the banks embattled ceo john stumpf took the hot seat thursday before the house financial services committee. >> i am fully accountable for all unethical sales practices. >> reporter: he said the bank is eliminating retail sales goals at the end of the week and and expanding review of accounts. >> did wells fargo employees steal from a million to two million other customers? yes or no. >> in some cases, they did. >> reporter: so far, the board has stripped stumpf of $41 million in compensation. on top of that, california has cut business ties with the bank and now government leaders in new york city are considering doing the same. but some lawmakers have demanded that stumpf resign. >> you can just stay to be the chairman and the ceo? is that what you want us to believe? >> reporter: more than 5,000 bank workers and branch managers have been fired for unethical practices.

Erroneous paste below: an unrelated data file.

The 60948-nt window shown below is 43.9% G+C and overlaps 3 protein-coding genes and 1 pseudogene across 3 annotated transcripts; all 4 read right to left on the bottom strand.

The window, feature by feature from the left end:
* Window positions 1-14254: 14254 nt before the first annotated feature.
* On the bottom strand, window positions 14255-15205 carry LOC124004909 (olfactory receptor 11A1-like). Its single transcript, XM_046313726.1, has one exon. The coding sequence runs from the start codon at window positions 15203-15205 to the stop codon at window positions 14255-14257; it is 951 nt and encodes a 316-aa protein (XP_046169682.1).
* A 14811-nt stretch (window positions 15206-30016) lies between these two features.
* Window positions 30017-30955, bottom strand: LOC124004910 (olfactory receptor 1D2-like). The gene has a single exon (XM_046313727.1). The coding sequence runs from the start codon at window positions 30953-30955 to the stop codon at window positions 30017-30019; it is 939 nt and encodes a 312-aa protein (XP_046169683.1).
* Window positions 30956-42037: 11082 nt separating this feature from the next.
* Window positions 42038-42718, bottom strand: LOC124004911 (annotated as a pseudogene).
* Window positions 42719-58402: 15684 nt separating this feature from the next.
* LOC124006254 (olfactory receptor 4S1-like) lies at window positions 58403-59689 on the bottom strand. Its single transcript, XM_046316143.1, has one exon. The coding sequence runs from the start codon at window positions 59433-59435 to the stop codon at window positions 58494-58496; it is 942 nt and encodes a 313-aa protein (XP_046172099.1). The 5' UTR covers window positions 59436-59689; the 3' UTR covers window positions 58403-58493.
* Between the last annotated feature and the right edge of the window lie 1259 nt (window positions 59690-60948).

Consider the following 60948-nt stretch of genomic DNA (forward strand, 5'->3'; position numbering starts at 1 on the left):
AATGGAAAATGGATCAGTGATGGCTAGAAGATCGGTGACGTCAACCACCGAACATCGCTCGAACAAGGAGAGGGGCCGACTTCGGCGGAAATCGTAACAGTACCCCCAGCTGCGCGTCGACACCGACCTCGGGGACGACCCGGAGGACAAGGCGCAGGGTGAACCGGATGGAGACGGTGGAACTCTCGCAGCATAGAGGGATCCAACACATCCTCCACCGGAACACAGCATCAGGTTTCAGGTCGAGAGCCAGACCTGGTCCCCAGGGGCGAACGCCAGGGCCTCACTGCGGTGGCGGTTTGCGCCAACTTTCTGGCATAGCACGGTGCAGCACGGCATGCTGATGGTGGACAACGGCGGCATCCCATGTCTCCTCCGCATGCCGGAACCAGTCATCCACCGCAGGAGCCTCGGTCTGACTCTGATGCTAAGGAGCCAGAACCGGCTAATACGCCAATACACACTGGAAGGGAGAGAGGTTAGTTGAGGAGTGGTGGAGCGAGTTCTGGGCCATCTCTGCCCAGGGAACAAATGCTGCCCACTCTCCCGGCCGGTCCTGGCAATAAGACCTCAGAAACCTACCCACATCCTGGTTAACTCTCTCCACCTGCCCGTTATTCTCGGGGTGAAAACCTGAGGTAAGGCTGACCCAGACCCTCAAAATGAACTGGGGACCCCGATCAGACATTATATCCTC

a california firefighter is hospitalized this morning after suffering a leg injury while battling the lomo wildfire. the fire has destroyed eight homes and scorched more than six square miles south of san jose. some evacuation orders have been lifted, though. officials say the fire is about one-third contained but it won't be fully under control until next week. forecasters say hurricane matthew could threaten the u.s. next week. matthew strengthened overnight to a category two storm with sustained winds of near a hundred miles per hour. matthew is headed towards the central caribbean and is expected to turn northward. that would put jamaica, haiti, cuba, the dominican republic, and the bahamas in its path. coming up on the "morning news." getting ready for flu season. you know what that means. we will tell you why how health officials are urging americans to get your flu shot as soon as possible.